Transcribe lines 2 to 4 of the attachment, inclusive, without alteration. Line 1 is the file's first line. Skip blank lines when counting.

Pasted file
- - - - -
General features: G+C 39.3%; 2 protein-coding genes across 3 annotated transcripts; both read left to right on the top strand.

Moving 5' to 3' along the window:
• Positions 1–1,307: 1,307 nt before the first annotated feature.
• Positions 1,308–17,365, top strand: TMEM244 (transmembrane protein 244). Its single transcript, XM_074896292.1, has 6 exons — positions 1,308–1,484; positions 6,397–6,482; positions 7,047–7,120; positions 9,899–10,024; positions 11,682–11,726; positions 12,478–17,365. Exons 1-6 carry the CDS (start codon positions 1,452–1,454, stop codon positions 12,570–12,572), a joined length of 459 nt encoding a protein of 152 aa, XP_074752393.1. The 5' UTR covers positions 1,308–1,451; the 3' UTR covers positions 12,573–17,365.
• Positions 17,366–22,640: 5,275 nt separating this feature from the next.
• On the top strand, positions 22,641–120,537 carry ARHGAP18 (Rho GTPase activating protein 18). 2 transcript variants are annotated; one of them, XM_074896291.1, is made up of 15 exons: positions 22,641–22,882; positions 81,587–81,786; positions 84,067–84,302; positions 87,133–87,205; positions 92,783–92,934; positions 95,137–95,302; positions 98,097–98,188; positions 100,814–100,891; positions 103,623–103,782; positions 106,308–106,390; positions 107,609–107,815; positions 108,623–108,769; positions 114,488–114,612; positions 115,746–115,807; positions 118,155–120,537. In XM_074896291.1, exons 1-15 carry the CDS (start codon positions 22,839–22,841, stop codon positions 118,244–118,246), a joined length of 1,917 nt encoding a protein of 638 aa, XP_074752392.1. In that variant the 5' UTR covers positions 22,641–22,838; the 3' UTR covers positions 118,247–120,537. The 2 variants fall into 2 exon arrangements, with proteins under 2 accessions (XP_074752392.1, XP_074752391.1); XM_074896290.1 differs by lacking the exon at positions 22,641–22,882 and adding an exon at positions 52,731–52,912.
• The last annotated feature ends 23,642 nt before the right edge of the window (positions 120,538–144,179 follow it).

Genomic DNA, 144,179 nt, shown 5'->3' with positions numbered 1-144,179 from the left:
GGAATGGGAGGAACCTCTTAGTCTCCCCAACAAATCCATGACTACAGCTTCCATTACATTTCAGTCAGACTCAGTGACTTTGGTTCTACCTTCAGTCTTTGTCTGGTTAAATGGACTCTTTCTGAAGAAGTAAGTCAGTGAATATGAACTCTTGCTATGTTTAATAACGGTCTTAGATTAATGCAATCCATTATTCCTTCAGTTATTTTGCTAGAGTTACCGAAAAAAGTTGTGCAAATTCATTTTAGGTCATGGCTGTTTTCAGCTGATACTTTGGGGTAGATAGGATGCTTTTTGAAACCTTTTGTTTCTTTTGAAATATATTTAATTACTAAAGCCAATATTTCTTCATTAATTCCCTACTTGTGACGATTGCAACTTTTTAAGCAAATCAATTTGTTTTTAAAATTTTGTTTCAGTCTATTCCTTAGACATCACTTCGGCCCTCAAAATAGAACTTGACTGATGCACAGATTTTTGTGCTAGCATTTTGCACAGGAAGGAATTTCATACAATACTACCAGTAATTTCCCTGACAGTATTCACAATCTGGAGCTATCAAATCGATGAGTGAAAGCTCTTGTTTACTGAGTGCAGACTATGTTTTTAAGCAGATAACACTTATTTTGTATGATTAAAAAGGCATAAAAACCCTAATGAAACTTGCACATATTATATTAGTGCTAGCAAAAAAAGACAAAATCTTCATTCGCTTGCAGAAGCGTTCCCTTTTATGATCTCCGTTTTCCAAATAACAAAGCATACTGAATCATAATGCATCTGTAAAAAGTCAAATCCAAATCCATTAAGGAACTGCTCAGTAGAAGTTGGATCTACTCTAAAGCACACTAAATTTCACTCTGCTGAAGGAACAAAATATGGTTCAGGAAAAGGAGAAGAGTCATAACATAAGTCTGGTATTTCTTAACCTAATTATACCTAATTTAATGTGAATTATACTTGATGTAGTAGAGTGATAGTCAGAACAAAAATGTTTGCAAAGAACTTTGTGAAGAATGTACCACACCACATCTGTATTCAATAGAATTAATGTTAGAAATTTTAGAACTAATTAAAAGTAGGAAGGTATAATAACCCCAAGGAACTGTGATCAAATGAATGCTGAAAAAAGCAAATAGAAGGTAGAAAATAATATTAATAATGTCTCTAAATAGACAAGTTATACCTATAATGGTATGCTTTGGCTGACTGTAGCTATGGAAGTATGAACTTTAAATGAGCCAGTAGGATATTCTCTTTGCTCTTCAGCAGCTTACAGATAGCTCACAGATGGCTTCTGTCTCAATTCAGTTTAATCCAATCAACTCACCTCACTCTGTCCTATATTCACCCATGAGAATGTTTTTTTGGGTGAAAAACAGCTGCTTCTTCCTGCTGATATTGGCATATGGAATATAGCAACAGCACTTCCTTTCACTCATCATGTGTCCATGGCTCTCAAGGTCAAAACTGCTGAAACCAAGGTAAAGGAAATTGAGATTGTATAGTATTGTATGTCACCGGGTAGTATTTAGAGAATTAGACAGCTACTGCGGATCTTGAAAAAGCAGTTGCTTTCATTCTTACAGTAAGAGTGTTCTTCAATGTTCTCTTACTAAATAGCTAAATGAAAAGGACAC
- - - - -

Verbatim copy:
Moving 5' to 3' along the window:
• Positions 1–1,307: 1,307 nt before the first annotated feature.
• Positions 1,308–17,365, top strand: TMEM244 (transmembrane protein 244). Its single transcript, XM_074896292.1, has 6 exons — positions 1,308–1,484; positions 6,397–6,482; positions 7,047–7,120; positions 9,899–10,024; positions 11,682–11,726; positions 12,478–17,365. Exons 1-6 carry the CDS (start codon positions 1,452–1,454, stop codon positions 12,570–12,572), a joined length of 459 nt encoding a protein of 152 aa, XP_074752393.1. The 5' UTR covers positions 1,308–1,451; the 3' UTR covers positions 12,573–17,365.